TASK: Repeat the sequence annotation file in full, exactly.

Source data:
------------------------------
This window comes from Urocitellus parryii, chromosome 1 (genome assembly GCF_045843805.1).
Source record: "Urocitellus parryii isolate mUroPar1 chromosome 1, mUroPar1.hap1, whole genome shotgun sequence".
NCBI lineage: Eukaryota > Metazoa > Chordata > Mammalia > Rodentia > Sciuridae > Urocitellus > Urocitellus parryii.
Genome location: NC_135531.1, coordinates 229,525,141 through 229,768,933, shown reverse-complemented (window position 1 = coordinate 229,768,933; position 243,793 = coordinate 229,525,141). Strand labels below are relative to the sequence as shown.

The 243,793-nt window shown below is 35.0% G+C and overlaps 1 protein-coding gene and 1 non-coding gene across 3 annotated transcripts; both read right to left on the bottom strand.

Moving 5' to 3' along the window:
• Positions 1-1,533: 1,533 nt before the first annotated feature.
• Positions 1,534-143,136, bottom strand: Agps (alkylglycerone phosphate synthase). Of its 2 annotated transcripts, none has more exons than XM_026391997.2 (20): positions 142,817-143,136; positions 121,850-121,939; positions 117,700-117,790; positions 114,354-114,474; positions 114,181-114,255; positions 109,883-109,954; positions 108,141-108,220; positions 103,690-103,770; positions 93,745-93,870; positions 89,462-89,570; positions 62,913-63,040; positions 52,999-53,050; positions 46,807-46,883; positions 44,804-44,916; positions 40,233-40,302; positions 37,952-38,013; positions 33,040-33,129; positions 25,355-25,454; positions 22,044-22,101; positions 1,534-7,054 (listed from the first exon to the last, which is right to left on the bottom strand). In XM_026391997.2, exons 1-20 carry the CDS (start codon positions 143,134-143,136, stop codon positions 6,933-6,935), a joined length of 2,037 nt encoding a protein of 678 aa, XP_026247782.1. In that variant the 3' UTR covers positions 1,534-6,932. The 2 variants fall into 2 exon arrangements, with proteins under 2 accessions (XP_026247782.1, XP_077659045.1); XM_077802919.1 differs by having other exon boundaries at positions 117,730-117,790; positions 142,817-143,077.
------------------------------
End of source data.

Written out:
This window comes from Urocitellus parryii, chromosome 1 (genome assembly GCF_045843805.1).
Source record: "Urocitellus parryii isolate mUroPar1 chromosome 1, mUroPar1.hap1, whole genome shotgun sequence".
NCBI lineage: Eukaryota > Metazoa > Chordata > Mammalia > Rodentia > Sciuridae > Urocitellus > Urocitellus parryii.
Genome location: NC_135531.1, coordinates 229,525,141 through 229,768,933, shown reverse-complemented (window position 1 = coordinate 229,768,933; position 243,793 = coordinate 229,525,141). Strand labels below are relative to the sequence as shown.

The 243,793-nt window shown below is 35.0% G+C and overlaps 1 protein-coding gene and 1 non-coding gene across 3 annotated transcripts; both read right to left on the bottom strand.

Moving 5' to 3' along the window:
• Positions 1-1,533: 1,533 nt before the first annotated feature.
• Positions 1,534-143,136, bottom strand: Agps (alkylglycerone phosphate synthase). Of its 2 annotated transcripts, none has more exons than XM_026391997.2 (20): positions 142,817-143,136; positions 121,850-121,939; positions 117,700-117,790; positions 114,354-114,474; positions 114,181-114,255; positions 109,883-109,954; positions 108,141-108,220; positions 103,690-103,770; positions 93,745-93,870; positions 89,462-89,570; positions 62,913-63,040; positions 52,999-53,050; positions 46,807-46,883; positions 44,804-44,916; positions 40,233-40,302; positions 37,952-38,013; positions 33,040-33,129; positions 25,355-25,454; positions 22,044-22,101; positions 1,534-7,054 (listed from the first exon to the last, which is right to left on the bottom strand). In XM_026391997.2, exons 1-20 carry the CDS (start codon positions 143,134-143,136, stop codon positions 6,933-6,935), a joined length of 2,037 nt encoding a protein of 678 aa, XP_026247782.1. In that variant the 3' UTR covers positions 1,534-6,932. The 2 variants fall into 2 exon arrangements, with proteins under 2 accessions (XP_026247782.1, XP_077659045.1); XM_077802919.1 differs by having other exon boundaries at positions 117,730-117,790; positions 142,817-143,077.